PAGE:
In times when millions of people are forced to leave their homes to escape violence and destruction and most of us probably carry on with our lives, there are some people who show quiet and inspiring acts of compassion and kindness. We would like to share a unique story of a former client of ours who has given a young man from Ghana an opportunity for a better life.
We know you lived in Valencia for a couple years and then in 2020 you decided to move out from the city. Would you say it was the right decision for you? What were the main reasons and how was the adapting again to a new and more remote place?
At this point in my life, age 70, having moved to Valencia on basically a whim, I consider myself an explorer more than a settler. I did not move to Spain looking for a new “home” really but for new experiences so moving is really no big deal. I absolutely love Valencia and loved living there. I met so many interesting and open people who I am still in contact with and have become great friends. Here on the outskirts of Denia with easy access to great hiking and the sea it is a whole different experience. I have lived most of my life in what would be considered remote places, the forests and farmlands about an hour or two from New York City so living here though a bit remote is really very familiar to me. Valencia is only a 90 minute bus ride. As far as adapting, I choose to live with my eyes and heart open, trying my best to be fully present which I believe is all the adapting that is needed.
Living on your own can be challenging sometimes but we know you soon made some friends and hike buddies.
The most exciting and challenging experience probably was to open your house to someone who is in need. Now with the war in Ukraine many of locals and expats are hosting refugees which is honourable thing to do but you started to help someone much more before that.
Can you tell us how did you meet the young man Osei* from Ghana?
When I first found myself living alone about six years ago, it was a little challenging for the first few minutes lol. I am actually very happy living alone and prefer it now, I enjoy getting out in nature on long hikes. I have hiked the Appalachian Trail in the US, more than 2,000 miles alone much of the time. I also enjoy long walks around the city or parks (can’t beat Valencia for that), reading and playing music and the beach of course. Friends are also important to me. I have adult children who I am very close to, 2 granddaughters, my Dad, brothers and family and lots of great friends back in the US where I still maintain a home, though I am not there very much at all.
In Valencia, about twice per week I attended a program at UPV called the American Space which is a cultural exchange program to share American culture with students and the general public in Valencia. So the participants are mostly Valencian A few of the people I met there started making hiking and touring excursions outside the city together. One day, the American Space was part of a program at the Sankofa Intercultural Space in Valencia. It was an exchange between irregular immigrants from Africa who had recently been admitted to Spain from the rescue boat the Aquarius and some folks from the American Space program. The Aquarius boat story was big news in the media at the time. We were matched with a partner and the idea was to share our life experiences together. My partner was a young man, age 25, from Sierra Leone whose story left me speechless and pretty much in tears. I could hardly speak when it came time to share my story of such privilege with him. And to be sure, my background is just from growing up in a working class family in the US and my work as a musician and professor, not exactly “pijo”**. Another young man from Ghana, age 18, was partnered with one of my friends from the excursion group. The following weekend on a trip to Alicante my friend told me that he had invited him to join us. We had met briefly at the program. And so he became a part of our little group of 5. He is now living with me.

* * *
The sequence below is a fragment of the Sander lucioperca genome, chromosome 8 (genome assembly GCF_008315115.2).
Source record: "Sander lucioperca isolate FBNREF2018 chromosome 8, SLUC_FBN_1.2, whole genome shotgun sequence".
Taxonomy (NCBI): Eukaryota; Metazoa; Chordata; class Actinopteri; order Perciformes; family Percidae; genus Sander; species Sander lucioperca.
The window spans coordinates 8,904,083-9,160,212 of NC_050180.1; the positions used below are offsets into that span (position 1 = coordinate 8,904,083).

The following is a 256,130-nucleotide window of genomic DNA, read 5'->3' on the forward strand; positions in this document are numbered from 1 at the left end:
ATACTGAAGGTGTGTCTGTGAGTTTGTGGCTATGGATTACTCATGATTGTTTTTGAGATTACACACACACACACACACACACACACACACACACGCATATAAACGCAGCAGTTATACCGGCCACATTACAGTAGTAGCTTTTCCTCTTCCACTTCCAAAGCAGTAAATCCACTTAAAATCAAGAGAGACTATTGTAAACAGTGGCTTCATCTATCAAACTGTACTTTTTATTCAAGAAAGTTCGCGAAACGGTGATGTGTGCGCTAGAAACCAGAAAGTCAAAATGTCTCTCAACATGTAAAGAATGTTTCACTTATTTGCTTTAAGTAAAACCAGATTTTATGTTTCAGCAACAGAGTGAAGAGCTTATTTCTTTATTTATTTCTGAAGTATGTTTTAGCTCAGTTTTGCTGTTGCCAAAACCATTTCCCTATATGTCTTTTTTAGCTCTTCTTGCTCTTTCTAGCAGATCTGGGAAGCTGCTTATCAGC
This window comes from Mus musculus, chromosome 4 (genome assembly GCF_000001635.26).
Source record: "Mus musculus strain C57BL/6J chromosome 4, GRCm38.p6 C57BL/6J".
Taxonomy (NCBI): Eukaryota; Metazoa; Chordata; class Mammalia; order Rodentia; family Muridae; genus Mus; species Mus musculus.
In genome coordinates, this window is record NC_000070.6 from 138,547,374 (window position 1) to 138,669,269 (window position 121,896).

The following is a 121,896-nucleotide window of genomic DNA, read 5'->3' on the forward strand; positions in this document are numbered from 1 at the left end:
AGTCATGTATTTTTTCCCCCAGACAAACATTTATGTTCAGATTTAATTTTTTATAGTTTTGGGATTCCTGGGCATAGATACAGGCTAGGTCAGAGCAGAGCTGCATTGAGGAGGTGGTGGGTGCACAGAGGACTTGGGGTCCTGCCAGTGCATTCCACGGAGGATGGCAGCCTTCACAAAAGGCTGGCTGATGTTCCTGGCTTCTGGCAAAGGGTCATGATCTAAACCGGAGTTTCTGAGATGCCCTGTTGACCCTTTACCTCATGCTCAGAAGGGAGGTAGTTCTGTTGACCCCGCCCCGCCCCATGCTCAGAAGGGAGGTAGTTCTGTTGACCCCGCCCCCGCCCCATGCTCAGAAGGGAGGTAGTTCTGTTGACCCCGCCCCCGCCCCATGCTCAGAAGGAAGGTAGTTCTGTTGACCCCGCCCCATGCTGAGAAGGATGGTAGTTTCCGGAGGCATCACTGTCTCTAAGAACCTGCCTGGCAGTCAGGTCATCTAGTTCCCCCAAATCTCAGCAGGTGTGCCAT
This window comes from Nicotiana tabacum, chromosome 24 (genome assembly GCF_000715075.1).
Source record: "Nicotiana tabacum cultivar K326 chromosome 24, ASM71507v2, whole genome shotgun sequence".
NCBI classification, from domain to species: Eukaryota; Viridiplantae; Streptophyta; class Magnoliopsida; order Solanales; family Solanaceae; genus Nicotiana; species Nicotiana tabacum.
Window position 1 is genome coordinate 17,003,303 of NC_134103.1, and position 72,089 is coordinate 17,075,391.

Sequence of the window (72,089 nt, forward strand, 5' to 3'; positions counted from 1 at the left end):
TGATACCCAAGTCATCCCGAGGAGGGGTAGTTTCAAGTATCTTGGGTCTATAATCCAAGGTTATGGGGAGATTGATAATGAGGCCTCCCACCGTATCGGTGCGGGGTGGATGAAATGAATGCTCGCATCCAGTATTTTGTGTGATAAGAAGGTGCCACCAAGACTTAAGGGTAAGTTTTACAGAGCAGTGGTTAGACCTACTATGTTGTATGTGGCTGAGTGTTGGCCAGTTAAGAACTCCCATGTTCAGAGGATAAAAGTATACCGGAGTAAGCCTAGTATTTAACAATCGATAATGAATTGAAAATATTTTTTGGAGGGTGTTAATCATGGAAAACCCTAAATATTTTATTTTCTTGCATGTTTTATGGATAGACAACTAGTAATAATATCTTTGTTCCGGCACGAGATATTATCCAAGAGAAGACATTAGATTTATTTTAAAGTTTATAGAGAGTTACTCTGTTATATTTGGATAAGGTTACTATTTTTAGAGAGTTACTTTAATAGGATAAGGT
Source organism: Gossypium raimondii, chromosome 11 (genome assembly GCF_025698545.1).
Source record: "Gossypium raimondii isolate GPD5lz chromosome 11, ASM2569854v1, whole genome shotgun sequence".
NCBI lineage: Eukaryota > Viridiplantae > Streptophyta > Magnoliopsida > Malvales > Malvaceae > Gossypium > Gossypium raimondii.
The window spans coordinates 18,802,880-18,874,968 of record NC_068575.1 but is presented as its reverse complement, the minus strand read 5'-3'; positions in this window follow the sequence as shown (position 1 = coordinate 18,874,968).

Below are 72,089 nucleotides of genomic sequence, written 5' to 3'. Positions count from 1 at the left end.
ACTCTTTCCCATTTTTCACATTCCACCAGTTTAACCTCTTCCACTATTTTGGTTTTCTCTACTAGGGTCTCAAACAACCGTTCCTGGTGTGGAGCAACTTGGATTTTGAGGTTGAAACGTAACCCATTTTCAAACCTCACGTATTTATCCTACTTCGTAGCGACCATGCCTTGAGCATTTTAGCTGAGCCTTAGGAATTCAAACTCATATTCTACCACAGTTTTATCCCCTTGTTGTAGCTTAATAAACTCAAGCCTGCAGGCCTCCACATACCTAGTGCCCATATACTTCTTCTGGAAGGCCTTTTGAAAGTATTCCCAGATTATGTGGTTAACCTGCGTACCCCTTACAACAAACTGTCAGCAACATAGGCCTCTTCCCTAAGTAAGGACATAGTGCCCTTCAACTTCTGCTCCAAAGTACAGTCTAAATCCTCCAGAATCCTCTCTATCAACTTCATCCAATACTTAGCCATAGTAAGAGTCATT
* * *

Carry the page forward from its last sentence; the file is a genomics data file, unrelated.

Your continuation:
What was his situation and how did you decide that something had to be done and that you are the one who actually can help?
So this question makes me smile, asked this way it makes it so easy to say “not my problem”. The way I looked at it is that my relationship with this young man is not something that I sought out but rather was just presented to me and the way I asked myself this question is how do I not see that something needs to be done and how do I not help. What kind of person would I be after knowing his story and sharing experiences together as “excursionistas”*** to just wish him good luck and not share what I could, both in the way of guidance and financial assistance. I don’t really look at this at all like I am doing some really good thing, but rather something that I am obligated to do by the values I profess to have, otherwise what kind of hypocrite would I be. And although the concept of obligation is often viewed in a negative way by many, a true obligation is a very good thing. So we can of course look at this totality of me offering assistance as something good that is happening but the goodness is not initiated by me, but rather a reflection of the reality of the goodness of creation. My young friend was forced to stop his schooling at about age ten because of curfews put in place by warlords. He left his home at age 14 because of tribal killings where he lived. His uncle and a neighbour were both murdered. His mother so feared for his life that she sent him away with a neighbour who was also leaving because of the killings. He wondered around the Middle East and northern Africa, the neighbour he was with just disappeared one day probably murdered or kidnapped and he ended up here in Spain by chance, after his boat nearly sank during a storm in the Mediterranean. How was he prepared for getting a job and building a life here? His main strengths though are his kindness, his extreme intelligence, his discipline, and his deep spirituality which are a lot to build on.